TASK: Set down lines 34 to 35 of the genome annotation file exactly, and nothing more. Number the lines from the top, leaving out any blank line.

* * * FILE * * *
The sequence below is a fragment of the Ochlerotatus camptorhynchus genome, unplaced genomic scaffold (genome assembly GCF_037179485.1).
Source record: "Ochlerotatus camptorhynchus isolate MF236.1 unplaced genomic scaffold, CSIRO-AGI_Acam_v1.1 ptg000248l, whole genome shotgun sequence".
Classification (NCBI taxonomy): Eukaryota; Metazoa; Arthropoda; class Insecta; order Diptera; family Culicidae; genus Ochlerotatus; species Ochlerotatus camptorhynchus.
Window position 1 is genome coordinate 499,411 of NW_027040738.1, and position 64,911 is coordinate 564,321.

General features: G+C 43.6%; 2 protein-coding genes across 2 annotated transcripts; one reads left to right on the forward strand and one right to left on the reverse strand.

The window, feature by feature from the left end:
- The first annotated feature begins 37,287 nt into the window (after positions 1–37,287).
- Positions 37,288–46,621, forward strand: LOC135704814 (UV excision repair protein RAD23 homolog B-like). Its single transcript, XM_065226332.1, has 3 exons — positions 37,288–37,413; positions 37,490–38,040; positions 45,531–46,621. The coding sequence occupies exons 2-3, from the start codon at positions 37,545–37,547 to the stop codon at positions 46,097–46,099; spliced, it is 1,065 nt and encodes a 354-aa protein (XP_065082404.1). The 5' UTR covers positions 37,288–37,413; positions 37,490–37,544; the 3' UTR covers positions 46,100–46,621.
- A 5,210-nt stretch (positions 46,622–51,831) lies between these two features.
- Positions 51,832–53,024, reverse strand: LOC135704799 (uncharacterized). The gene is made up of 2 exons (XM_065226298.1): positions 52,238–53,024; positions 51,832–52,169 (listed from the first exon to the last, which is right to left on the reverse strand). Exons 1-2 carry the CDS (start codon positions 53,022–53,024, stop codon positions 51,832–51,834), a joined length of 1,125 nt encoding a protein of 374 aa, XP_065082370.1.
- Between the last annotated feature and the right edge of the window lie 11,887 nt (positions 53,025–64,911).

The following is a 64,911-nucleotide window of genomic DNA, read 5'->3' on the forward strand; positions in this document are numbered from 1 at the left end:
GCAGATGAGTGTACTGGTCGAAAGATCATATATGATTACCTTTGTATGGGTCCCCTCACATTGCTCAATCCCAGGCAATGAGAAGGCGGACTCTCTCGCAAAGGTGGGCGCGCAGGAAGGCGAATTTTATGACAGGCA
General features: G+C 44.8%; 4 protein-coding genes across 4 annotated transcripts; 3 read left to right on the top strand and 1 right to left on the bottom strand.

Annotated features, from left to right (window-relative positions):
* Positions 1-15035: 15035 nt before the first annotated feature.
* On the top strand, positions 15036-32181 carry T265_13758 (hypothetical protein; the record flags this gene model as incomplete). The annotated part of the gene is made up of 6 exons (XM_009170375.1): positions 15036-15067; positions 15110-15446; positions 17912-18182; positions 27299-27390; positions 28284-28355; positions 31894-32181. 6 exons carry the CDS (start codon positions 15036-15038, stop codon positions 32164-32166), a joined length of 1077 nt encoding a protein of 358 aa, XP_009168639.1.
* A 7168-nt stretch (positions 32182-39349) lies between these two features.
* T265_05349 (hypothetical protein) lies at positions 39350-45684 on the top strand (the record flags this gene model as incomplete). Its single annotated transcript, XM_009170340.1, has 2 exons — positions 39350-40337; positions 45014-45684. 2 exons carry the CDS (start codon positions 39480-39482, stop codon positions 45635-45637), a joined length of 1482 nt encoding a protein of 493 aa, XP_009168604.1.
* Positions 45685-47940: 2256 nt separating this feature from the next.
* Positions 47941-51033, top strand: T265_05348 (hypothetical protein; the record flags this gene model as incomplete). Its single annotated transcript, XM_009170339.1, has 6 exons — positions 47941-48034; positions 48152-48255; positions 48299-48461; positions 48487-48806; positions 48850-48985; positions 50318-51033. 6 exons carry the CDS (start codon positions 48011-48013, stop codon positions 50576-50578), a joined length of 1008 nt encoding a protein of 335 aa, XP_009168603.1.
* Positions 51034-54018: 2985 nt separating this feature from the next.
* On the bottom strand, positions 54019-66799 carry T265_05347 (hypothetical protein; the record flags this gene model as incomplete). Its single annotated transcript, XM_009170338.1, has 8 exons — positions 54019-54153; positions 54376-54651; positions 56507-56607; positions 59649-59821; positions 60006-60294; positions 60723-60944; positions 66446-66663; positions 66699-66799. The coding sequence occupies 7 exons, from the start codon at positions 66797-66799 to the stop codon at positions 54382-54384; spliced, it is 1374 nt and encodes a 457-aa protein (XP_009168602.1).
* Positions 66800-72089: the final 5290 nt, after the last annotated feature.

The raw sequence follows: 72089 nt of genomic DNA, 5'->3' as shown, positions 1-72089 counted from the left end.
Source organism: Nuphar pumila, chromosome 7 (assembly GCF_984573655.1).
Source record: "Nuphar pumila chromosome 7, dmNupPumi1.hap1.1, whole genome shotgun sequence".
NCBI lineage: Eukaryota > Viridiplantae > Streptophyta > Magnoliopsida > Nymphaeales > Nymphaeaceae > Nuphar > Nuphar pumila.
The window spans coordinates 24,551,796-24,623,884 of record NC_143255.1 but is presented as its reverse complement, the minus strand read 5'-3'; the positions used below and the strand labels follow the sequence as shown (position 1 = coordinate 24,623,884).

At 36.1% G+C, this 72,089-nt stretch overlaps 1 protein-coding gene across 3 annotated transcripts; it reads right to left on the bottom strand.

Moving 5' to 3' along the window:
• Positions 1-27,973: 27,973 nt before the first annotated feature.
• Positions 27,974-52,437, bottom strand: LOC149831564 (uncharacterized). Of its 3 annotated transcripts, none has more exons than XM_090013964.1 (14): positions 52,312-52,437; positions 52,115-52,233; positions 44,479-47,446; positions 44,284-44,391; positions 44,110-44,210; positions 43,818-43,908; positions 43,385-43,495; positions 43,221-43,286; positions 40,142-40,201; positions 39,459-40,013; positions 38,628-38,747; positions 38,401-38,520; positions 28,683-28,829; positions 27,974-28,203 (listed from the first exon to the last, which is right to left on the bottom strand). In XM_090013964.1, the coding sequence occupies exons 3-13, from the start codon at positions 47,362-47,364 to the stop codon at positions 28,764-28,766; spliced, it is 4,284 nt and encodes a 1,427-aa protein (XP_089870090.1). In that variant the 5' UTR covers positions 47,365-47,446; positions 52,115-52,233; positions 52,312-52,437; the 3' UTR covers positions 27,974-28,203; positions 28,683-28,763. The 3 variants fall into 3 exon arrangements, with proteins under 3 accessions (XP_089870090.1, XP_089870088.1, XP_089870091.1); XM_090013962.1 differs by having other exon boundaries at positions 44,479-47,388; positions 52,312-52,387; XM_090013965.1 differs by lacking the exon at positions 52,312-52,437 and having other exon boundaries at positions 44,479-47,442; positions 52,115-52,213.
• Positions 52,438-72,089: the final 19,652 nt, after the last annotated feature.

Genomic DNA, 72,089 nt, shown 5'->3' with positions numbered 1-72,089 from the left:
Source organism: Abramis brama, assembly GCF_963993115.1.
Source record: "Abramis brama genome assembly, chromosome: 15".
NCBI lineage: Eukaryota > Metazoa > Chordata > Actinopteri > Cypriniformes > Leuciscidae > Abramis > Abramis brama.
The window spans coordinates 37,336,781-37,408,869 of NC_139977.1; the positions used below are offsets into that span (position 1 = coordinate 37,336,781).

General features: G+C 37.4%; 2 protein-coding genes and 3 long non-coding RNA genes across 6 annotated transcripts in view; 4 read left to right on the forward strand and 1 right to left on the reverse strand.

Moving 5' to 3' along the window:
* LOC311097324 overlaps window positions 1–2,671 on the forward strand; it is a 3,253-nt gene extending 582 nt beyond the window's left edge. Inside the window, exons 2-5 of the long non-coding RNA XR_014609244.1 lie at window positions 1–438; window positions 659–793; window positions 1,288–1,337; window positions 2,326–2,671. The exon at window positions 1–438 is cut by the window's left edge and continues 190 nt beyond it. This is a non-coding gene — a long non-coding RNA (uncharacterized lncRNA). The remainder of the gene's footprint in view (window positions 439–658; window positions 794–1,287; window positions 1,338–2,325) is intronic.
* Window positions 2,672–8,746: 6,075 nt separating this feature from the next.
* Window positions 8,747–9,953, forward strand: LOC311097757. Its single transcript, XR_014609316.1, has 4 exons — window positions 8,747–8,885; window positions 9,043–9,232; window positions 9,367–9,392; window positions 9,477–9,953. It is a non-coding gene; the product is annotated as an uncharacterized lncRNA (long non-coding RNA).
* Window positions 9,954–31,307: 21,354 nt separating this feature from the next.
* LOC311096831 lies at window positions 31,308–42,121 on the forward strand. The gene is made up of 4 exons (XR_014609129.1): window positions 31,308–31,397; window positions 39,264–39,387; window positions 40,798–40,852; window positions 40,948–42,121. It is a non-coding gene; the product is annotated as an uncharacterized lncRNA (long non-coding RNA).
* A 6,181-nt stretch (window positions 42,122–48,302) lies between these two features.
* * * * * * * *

• Positions 52,438-72,089: the final 19,652 nt, after the last annotated feature.

Genomic DNA, 72,089 nt, shown 5'->3' with positions numbered 1-72,089 from the left: